Tuesday, March 10, 2015

BYOD, Digital Literacy & Those That Are Left Behind [Movement 3]

Last fall (Oct. 9, 2014), I gave the keynote at the Polaris Users Group meeting in Liverpool, NY.  I am finally posting my keynote text (as written) here in four blog posts - four movements.  Below is Movement 3.

By the way, I've added photos to these posts; however, I did not use any images or projected presentation in October.

Give us this day...In August, with schools delayed in Ferguson, Missouri one of the concerns quickly became the health of the students, who received meals at school. I want to mention hunger, because it is more prevalent than we think and hunger gets in the way of learning. We even have college students, who find themselves without food, and they rely on college or local food banks. There are have stories of adjunct professors, who are homeless. As a former corporate librarian, I can imagine that some of the workers that we interact with are homeless or living in meager conditions.

We generally focus on the problem that we want to focus on. For example, we focus on the fact that people are not digitally literate, because we know that is a problem and we're willing to focus on it. Can we also focus on more basic problems, knowing that if we can help people with some of the basics - like food - we can create fertile ground for other efforts?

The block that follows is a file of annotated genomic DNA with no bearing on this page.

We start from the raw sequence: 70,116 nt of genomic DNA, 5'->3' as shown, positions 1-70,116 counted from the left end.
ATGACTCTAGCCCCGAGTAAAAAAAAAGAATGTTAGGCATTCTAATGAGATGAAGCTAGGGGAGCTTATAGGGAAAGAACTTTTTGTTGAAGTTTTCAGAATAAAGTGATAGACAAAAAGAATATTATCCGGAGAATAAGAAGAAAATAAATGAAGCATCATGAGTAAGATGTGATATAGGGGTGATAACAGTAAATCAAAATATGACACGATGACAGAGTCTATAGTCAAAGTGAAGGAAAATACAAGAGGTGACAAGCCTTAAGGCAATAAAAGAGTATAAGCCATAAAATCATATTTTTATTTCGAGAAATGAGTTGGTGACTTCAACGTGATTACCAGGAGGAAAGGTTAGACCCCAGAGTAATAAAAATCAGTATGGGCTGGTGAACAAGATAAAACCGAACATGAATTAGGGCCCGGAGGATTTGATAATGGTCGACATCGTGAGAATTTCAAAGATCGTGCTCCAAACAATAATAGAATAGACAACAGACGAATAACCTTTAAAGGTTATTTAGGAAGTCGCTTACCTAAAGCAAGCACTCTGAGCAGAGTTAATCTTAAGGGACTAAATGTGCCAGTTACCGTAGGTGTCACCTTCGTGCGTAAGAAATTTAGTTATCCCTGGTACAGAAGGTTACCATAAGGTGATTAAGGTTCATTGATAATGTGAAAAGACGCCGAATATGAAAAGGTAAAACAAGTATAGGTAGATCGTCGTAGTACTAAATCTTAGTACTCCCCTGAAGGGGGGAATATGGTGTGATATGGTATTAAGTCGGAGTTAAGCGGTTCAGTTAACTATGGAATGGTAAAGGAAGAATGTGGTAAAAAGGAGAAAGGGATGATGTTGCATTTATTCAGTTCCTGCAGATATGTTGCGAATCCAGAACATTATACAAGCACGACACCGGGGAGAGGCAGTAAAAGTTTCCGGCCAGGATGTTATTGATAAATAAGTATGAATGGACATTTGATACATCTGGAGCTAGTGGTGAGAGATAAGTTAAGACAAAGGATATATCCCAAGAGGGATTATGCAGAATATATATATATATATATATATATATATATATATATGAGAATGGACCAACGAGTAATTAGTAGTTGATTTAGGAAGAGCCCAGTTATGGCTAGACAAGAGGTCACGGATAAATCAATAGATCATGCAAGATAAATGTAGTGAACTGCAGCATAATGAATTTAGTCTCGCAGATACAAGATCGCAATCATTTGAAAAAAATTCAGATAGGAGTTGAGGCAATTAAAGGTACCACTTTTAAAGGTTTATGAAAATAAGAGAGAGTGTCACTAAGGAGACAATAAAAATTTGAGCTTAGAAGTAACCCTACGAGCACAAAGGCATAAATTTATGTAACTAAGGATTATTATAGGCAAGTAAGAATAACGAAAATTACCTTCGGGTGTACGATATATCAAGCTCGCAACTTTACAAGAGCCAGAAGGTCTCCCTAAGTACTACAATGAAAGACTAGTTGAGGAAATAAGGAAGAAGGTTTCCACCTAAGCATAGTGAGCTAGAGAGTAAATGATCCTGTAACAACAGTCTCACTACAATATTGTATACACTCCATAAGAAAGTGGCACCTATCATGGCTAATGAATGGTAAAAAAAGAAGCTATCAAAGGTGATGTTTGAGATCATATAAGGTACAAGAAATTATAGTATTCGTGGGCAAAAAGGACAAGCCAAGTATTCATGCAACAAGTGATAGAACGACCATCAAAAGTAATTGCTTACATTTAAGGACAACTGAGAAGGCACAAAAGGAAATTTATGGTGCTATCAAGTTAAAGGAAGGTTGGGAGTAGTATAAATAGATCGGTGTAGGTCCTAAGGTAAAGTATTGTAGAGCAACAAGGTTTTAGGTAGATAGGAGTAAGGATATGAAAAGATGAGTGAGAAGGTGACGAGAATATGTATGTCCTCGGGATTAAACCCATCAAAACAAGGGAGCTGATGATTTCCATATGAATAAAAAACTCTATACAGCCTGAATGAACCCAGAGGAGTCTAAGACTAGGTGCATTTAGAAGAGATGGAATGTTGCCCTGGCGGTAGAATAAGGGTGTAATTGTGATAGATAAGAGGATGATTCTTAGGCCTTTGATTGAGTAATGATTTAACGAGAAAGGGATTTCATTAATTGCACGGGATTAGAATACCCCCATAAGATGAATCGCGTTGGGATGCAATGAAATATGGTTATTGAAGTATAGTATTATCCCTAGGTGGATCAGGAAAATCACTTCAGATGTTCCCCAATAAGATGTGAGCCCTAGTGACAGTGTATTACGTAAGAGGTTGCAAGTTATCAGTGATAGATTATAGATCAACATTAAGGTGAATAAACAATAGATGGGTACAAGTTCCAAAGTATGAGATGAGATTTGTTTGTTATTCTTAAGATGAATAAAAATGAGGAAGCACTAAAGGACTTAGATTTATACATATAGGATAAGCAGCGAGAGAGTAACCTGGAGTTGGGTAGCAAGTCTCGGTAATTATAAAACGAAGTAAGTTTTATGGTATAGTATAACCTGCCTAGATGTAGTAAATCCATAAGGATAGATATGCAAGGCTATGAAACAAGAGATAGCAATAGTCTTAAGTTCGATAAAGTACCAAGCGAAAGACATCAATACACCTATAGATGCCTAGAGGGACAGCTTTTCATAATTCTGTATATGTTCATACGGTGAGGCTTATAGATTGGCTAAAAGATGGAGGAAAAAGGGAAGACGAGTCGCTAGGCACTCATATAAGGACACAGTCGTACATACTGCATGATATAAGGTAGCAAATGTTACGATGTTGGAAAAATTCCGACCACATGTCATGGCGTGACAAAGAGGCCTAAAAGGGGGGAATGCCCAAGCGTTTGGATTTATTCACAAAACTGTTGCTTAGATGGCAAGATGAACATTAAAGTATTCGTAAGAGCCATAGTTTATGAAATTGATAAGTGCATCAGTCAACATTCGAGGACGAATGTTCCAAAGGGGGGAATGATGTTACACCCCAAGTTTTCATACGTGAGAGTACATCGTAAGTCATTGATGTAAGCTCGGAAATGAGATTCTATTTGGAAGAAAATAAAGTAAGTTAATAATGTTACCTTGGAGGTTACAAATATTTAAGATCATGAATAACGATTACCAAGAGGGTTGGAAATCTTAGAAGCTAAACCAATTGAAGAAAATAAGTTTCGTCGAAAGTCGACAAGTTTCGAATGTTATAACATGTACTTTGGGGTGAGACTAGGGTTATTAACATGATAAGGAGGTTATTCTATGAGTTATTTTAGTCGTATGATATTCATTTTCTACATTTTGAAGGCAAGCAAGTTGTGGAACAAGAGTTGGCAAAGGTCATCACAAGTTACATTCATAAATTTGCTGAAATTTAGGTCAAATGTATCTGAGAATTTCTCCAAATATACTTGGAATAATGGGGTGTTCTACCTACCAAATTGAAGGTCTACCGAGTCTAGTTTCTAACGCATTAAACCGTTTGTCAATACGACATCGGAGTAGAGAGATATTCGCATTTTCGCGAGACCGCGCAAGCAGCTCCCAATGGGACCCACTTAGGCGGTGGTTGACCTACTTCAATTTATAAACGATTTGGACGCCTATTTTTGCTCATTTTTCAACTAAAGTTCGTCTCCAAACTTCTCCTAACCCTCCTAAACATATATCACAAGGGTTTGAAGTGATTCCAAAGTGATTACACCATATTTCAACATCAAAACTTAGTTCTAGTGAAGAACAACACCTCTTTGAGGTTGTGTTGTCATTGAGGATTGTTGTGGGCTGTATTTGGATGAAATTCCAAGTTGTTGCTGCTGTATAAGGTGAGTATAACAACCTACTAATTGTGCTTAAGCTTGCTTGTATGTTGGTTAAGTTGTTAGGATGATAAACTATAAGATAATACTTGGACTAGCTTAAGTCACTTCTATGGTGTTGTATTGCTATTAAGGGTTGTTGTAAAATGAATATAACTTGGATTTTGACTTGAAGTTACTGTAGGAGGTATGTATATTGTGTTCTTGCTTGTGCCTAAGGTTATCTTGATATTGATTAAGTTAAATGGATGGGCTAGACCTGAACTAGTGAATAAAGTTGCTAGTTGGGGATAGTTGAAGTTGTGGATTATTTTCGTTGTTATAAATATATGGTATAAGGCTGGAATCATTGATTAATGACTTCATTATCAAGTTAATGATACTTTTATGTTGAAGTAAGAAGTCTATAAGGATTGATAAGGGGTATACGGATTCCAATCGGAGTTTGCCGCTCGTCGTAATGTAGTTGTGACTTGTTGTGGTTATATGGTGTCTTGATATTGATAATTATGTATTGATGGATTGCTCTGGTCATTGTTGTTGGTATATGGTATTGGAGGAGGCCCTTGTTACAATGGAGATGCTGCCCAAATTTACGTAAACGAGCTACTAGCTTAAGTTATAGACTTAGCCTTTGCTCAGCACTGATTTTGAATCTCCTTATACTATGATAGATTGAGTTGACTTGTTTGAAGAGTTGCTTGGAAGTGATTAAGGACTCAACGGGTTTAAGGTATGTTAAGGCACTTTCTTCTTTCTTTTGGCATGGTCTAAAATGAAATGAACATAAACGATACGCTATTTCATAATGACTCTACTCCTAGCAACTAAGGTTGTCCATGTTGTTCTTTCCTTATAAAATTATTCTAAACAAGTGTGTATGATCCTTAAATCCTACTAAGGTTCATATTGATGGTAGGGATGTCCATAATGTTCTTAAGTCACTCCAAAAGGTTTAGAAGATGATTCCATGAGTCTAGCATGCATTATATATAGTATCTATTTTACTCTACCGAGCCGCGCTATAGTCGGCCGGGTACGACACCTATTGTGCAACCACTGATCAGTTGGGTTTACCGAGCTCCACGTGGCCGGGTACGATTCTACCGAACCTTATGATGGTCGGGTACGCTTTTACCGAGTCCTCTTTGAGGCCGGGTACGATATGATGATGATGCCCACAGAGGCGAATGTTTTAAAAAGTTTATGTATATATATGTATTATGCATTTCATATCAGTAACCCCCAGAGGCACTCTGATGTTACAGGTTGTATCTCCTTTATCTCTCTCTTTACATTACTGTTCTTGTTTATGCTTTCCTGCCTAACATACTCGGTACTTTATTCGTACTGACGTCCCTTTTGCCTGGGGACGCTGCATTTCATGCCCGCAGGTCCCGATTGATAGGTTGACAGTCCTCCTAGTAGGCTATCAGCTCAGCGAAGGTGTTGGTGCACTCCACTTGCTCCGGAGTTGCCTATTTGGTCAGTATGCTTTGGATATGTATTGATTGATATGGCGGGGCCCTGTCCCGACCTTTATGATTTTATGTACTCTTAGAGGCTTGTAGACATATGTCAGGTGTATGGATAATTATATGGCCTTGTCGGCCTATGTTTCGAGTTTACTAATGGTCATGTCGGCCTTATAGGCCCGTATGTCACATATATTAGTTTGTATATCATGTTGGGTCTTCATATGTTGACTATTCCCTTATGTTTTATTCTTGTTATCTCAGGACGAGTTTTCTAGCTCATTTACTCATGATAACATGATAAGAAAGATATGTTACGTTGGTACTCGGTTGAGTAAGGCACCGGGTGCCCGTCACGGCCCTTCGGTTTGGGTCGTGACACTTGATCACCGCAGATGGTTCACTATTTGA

I can hear your thoughts...Jill, we're librarians and there are some problems that we can't solve! Yes, we're librarians. We are also people who are trusted by our communities. Could we use that trust to help our communities in ways other than what we traditionally do?

Each of our communities has basic needs that are going unmet. Through conversations, anecdotal evidence, information from social services, or surveys, we can figure out what those needs are. Through our ability to collaborate, we can build relationships that can help to meet those needs. Take a moment and think about the people and organizations with whom you could collaborate. Remember that collaboration means that each party brings something to the table. Perhaps food isn't what you bring to the table, but there is something else that you can provide. For example, libraries are often located in areas that are easy to get to and have parking lots. Is it your location and exterior space that would be of value in a partnership?

No comments: